Improving clinician-patient communication

The Institute of Medicine (IOM) recently released a discussion paper that offers principles on effective communication to guide nurses, physicians, social workers, and others working to provide the best possible care for each patient.

“In today’s complex health care environment, clear communication between patients and clinicians is imperative to assure patient safety and optimal outcomes,” said ANA President Karen Daley, PhD, MPH, RN, FAAN. “The American Nurses Association (ANA) applauds the Institute of Medicine’s timely release of Patient Clinician Communication: Basic Principles and Expectations.

“Nurses, who are the largest group of health care professionals, care for patients across the life span and continuum of care. These principles and expectations will enhance patient centered-care, improve patient satisfaction and safety, and lead to better health outcomes and potentially lower health care costs.”

The document is aimed at promoting patient-centered clinical encounters by:

  • Stating clearly the anchor concepts in patient care, such as mutual respect, harmonized goals, supportive environment, and transparency and full disclosure.
  • Highlighting the minimum expectations for discussion between a clinician and a patient and family, such as the reason for the visit, the nature of the decisions being made, and patient preferences.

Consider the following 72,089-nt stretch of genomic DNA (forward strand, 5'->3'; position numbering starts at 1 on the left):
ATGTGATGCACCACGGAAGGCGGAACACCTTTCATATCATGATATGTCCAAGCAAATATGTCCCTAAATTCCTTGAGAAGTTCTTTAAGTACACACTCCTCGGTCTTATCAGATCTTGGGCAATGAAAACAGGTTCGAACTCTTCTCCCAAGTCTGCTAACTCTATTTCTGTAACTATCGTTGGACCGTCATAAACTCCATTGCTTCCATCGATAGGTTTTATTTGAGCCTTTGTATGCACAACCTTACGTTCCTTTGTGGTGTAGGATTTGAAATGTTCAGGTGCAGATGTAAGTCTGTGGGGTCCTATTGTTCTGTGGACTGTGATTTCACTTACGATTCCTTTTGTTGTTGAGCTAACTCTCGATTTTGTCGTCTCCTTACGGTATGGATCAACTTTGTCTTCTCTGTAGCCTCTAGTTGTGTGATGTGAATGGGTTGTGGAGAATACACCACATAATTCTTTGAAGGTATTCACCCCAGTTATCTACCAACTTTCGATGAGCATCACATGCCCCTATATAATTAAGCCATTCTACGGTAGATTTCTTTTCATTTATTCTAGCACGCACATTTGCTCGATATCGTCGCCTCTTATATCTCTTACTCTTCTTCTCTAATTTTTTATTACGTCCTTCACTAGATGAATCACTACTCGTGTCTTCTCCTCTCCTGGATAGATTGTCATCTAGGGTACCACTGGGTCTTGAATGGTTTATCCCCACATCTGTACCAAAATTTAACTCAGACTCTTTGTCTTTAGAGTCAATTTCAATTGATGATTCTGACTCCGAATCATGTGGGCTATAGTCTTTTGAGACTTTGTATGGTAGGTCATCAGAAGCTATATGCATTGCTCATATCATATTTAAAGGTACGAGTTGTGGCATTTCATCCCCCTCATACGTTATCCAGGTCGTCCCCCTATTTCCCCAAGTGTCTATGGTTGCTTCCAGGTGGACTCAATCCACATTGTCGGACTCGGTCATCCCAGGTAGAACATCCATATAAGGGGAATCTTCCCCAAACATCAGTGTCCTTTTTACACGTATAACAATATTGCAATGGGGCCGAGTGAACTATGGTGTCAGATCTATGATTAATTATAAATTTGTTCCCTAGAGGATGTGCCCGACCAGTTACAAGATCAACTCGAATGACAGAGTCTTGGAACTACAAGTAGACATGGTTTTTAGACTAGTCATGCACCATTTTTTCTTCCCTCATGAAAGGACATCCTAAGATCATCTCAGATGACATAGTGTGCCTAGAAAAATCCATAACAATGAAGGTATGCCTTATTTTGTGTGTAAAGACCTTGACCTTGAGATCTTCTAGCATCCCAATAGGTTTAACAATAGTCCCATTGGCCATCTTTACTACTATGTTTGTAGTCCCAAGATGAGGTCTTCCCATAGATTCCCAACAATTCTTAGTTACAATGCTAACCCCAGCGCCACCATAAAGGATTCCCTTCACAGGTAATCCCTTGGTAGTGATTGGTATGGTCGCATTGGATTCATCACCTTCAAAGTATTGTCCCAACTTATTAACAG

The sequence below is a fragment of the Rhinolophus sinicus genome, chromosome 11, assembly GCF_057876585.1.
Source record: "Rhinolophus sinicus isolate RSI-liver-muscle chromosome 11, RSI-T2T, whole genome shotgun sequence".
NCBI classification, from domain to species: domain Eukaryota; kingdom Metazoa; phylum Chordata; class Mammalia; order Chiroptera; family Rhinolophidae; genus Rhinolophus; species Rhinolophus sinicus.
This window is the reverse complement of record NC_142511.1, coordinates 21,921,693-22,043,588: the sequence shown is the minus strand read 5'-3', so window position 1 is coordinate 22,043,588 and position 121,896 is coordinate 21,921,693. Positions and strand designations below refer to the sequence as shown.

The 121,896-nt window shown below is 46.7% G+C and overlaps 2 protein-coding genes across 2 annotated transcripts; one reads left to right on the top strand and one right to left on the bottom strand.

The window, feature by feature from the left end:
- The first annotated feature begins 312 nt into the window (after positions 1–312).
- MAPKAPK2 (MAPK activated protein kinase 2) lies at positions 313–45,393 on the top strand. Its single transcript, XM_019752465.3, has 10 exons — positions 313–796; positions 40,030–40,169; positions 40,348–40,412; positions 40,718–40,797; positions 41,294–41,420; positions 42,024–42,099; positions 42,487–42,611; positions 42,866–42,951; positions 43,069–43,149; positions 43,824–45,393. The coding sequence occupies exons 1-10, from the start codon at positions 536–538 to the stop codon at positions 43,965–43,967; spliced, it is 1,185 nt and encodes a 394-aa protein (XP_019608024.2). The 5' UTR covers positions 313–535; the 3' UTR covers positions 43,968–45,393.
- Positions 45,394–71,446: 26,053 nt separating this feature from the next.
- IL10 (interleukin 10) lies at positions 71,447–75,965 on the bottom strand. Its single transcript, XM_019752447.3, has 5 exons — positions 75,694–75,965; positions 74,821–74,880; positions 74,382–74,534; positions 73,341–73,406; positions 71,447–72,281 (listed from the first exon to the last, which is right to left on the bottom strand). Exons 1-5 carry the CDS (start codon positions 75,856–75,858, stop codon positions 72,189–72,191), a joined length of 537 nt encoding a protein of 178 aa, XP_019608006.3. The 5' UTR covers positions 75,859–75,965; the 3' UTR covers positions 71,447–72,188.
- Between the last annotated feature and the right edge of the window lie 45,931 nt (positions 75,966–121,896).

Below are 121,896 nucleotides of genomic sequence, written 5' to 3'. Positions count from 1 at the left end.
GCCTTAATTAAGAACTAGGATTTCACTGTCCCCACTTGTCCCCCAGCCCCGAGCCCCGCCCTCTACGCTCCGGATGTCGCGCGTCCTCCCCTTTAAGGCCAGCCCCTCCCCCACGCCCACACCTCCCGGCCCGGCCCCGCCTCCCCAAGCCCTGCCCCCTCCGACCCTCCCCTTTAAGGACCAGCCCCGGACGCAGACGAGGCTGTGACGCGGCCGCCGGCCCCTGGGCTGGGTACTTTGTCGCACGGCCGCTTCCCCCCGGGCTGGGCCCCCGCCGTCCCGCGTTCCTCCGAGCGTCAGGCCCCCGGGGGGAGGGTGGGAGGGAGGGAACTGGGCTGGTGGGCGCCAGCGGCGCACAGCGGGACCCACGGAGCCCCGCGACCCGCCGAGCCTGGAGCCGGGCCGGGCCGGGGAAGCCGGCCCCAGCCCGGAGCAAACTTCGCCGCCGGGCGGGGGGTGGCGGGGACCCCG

• Emphasizing the importance of the culture and environmental factors to successfully achieve the principles and expectations of the care experience.

This inaugural paper kicks off a new IOM project, and was developed by participants drawn from organizations engaged in the Best Practices Innovations Collaborative and the Evidence Based Communication Innovation Collaborative of the IOM Roundtable on Value and Science-Driven Health Care. Organizations expressing support for the aims of this individually-authored discussion paper include ANA, the American Association of Colleges of Nursing, the Oncology Nursing Society, the Association of periOperative Registered Nurses, and the American Academy of Nurse Practitioners, among other health care and consumer groups. To view the document, go to http://www.nationalacademies.org/hmd/.

ANA supports Tavenner to head CMS

The American Nurses Association (ANA) commends the White House for its recent decision to nominate Marilyn Tavenner, MHA, BSN, RN, to head the Centers for Medicare and Medicaid Services (CMS).

Tavenner, a former ICU nurse, was an executive at the Hospital Corporation of America (HCA) and was Virginia’s secretary of Health and Human Resources under then-Gov. Tim Kaine. Most recently, she worked as CMS’s principal deputy administrator.

“Marilyn Tavenner will make an excellent CMS administrator,” said ANA President Karen Daley, PhD, MPH, RN, FAAN. “As a nurse, her focus is on improving care for the patient. ANA looks forward to working with Tavenner to implement the provisions of the Affordable Care Act so that Americans can benefit from a system that is more responsive to their need for accessible and high quality care.”

If approved through Senate confirmation, Tavenner will replace Don Berwick, MD, who was appointed by President Obama in July 2010. ANA commends Berwick for his work at CMS, most significantly as an innovator and catalyst for quality improvement.

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